Recent statistics from America show that in the past year more people in the USA were treated by complementary medicine than by allopathic medicine – a clear message to the medical profession to take heed and to listen to their patients.
At the same time there is a continuing concern in the medical profession that it is likely one in three people will have a heart attack or develop cancer by the time they reach middle age.
However, the main concern for the business community is the CBI latest figure cost of absence from work. This was £10.2 billion in 1998, an average cost of Sterling 426 per worker. The survey estimates that 200 million days were lost through sickness, an average of 8.5 days per employee.
Dr. David Costain, BUPA’s Deputy Group Director said ‘Employers need to have health policies in place to control absence. The first step is to assess the levels of absence and the causes. The health and happiness of an employee is clearly important to an employer and effective absence management practices ultimately benefit both the employee and employer. Such policies should be incorporated measures for managing workplace stress.’
Days lost due to stress-related problems such as back pain, headaches, depression etc. are included in problems faced by industry and business alike. It has been found that these problems may be alleviated more quickly by complementary treatments. Many of these issues can be addressed through change in diet and nutrition and increased appropriate exercise.
Nowadays, many people are prepared to pay a price for good health-anywhere between £35-£100 for private treatments. Treatments are available within the NHS, but vary from one region to the next. However, some hospitals have introduced some complementary treatments in addition to conventional cancer care, namely aromatherapy massage, reflexology, yoga and creative visualisation.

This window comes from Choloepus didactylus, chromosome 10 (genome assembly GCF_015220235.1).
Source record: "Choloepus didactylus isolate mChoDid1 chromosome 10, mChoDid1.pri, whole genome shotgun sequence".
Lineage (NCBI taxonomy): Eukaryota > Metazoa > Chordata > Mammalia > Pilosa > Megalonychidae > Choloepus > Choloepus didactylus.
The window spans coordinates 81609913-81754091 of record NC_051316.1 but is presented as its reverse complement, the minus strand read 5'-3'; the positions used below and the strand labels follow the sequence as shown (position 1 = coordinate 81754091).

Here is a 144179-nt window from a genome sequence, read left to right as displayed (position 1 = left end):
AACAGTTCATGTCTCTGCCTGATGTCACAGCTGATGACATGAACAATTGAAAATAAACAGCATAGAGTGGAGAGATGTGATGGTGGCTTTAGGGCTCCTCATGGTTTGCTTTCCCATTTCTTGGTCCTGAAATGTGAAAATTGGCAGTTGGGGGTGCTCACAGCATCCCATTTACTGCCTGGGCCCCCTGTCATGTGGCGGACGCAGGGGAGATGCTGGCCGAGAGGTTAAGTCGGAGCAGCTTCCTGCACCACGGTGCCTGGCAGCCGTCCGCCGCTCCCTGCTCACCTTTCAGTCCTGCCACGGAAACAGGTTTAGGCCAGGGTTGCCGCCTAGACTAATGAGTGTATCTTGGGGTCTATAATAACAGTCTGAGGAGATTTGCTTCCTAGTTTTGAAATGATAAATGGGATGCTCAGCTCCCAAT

This approach, coupled with changes in diet, encourage a positive response to treatment, and a more speedy involvement in the patient’s recovery. London hospitals taking this approach include St. Mary’s, Charing Cross Hospital and the Royal Marsden.
Sympathetic NHS Doctors have introduced homeopathy, counselling and dieticians into their G.P’s group practice and make referrals to the Royal Homeopathic Hospital in London. Some health insurance companies, such as PPP and BUPA now accept treatments such as acupuncture, reflexology, osteopathy, chiropractic and homeopathy on some of their plans responding to the trends in
The attitudes of more enlightened NHS practitioners, head of business and health insurance companies demonstrate that change is occurring. Surely it is time to seriously consider the high cost of ill health, and put effort and money in finding new strategies that promote well being and optimum health, on a personal as well as a business level.
Firouzeh Tajadod is a Complementary practitioner and teacher. She can be contacted on - Telephone: (020) 7723 4155.